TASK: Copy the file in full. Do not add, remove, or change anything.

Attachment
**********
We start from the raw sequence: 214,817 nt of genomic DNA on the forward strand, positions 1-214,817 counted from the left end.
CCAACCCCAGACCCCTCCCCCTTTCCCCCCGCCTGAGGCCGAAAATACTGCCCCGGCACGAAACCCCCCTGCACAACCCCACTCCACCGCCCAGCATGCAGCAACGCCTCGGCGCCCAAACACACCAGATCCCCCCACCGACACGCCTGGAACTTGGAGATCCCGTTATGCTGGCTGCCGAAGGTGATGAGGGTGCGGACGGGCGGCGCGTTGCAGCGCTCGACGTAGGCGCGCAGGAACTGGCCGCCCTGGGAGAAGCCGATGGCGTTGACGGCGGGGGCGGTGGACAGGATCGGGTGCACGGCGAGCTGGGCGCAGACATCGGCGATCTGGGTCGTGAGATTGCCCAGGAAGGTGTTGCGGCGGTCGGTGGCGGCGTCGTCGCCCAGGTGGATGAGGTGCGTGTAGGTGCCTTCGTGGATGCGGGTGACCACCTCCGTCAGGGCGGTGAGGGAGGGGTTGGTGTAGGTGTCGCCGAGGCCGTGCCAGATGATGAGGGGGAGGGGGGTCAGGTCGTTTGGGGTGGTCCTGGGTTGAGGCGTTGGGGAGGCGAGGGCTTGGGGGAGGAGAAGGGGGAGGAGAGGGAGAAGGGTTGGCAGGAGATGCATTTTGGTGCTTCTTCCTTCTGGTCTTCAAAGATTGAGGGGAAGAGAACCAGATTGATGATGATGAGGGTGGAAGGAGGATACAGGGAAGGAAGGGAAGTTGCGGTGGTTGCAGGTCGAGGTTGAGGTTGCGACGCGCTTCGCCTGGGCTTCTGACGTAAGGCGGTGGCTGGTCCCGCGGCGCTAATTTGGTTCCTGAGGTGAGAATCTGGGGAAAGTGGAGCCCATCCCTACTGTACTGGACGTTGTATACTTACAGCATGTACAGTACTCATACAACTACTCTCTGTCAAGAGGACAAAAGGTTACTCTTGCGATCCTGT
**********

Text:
We start from the raw sequence: 214,817 nt of genomic DNA on the forward strand, positions 1-214,817 counted from the left end.
CCAACCCCAGACCCCTCCCCCTTTCCCCCCGCCTGAGGCCGAAAATACTGCCCCGGCACGAAACCCCCCTGCACAACCCCACTCCACCGCCCAGCATGCAGCAACGCCTCGGCGCCCAAACACACCAGATCCCCCCACCGACACGCCTGGAACTTGGAGATCCCGTTATGCTGGCTGCCGAAGGTGATGAGGGTGCGGACGGGCGGCGCGTTGCAGCGCTCGACGTAGGCGCGCAGGAACTGGCCGCCCTGGGAGAAGCCGATGGCGTTGACGGCGGGGGCGGTGGACAGGATCGGGTGCACGGCGAGCTGGGCGCAGACATCGGCGATCTGGGTCGTGAGATTGCCCAGGAAGGTGTTGCGGCGGTCGGTGGCGGCGTCGTCGCCCAGGTGGATGAGGTGCGTGTAGGTGCCTTCGTGGATGCGGGTGACCACCTCCGTCAGGGCGGTGAGGGAGGGGTTGGTGTAGGTGTCGCCGAGGCCGTGCCAGATGATGAGGGGGAGGGGGGTCAGGTCGTTTGGGGTGGTCCTGGGTTGAGGCGTTGGGGAGGCGAGGGCTTGGGGGAGGAGAAGGGGGAGGAGAGGGAGAAGGGTTGGCAGGAGATGCATTTTGGTGCTTCTTCCTTCTGGTCTTCAAAGATTGAGGGGAAGAGAACCAGATTGATGATGATGAGGGTGGAAGGAGGATACAGGGAAGGAAGGGAAGTTGCGGTGGTTGCAGGTCGAGGTTGAGGTTGCGACGCGCTTCGCCTGGGCTTCTGACGTAAGGCGGTGGCTGGTCCCGCGGCGCTAATTTGGTTCCTGAGGTGAGAATCTGGGGAAAGTGGAGCCCATCCCTACTGTACTGGACGTTGTATACTTACAGCATGTACAGTACTCATACAACTACTCTCTGTCAAGAGGACAAAAGGTTACTCTTGCGATCCTGT